10. thanks guys...

    yes i am fully licensed and to my knowledge the vfr 400 has been released here in oz. i know someone with the vfr750 and he has no issues getting parts from our local honda dudes..

    the story i have been told regarding the low kms on these bikes is that they are trade-ins after the japanese changed the law allowing their riders access to bigger bikes. been told that 1000's of these were traded, the marked flooded, so they were warehoused until buyers were found..

    ciao, kell
  11. It is possible to get a good grey import bike (congrats to those who did).

    It's more common to get one with problems of some sort or other (we are talking about 15 year old plus bikes remember).

    Also some insurance companies don't like to (or refuse to) insure grey market bikes that weren't imported into Australia.

    Sure buy one if you like, just be aware of the issues (and don't go paying $6000 for a 15 year old bike just because it's got a shiny new paint job).

    $6000 will buy plenty of new bikes.
  12. Yep that's the important bit. They are old bikes and should be priced accordingly - maybe a little bit higher than local bikes with much higher mileage but certainly no where near the sorts of prices some dealers try and charge for them. Easy to pick the dodgy dealers - they're generally the ones that advertise the compliance year rather than the year of manufacture.
    Have heard good things about this place though:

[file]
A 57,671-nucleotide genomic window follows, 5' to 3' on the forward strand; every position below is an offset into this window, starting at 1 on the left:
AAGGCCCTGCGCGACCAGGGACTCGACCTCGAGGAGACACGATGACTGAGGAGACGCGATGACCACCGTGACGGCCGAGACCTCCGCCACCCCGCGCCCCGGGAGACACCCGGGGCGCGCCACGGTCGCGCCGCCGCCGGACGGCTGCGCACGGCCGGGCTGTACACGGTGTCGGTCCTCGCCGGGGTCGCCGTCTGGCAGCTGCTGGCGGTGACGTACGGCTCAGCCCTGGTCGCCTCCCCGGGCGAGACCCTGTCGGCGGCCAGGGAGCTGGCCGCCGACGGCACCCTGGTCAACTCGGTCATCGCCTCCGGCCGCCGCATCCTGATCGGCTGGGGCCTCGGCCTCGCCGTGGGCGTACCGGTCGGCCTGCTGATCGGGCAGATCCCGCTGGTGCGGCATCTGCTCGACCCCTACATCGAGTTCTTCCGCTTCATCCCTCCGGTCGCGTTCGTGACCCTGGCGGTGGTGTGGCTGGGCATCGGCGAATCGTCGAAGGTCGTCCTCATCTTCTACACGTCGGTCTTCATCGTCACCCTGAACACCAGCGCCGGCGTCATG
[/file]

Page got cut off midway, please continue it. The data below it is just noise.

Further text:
Have been tempted to pick up another (larger) grey import for myself but haven't got around to making a trip to Brissie. I do know they'll transport anywhere in the country but I personally wouldn't buy a bike without first checking it out for myself.
  13. They cracked down on grey imports a couple of years ago. the result is there are now less of them, less companies bringing them in and they are older.

    As a result of these things, I would not linger buy one.
  14. I'm very happy in general with my imported GSXF400 - but I've also been bikeless for over a month waiting for a set of rings to be sent out from Japan because these were never imported to Oz and parts are hard to find. Not necessarily an issue with all imports, but something to be aware of.
  15. And you'd still be riding a shitty little 250, so who cares?

    Regards, Andrew.
  16. :roll: Have a look at the link I posted earlier. Not all grey imports are 250s, there's plenty of +1000cc stuff as well like FJ1100s, BMW K/R1000s, Honda GL1200s - stuff not that dissimilar to what you're riding.
  17. thanks so much for all your advice and input guys...

    definately have alot more to think about before the final purchase..

    still very hooked on the vfr 400 - taken it for test rides and am in love..

    but maybe not the import - sounds like a good second hand one for my first choice, and import second...

    again, thanks heaps

  18. When is a good time of year for bargains then? Just after summer or what? (Doing license in January and being the impoverished uni student i am, have the patience to save a few quid)
  19. In the cold and wet months of the year are best to pick up a bargain (or if your buying new/second hand from a dealer the end of the financial year and the end of calander year is when they really try to move old stock)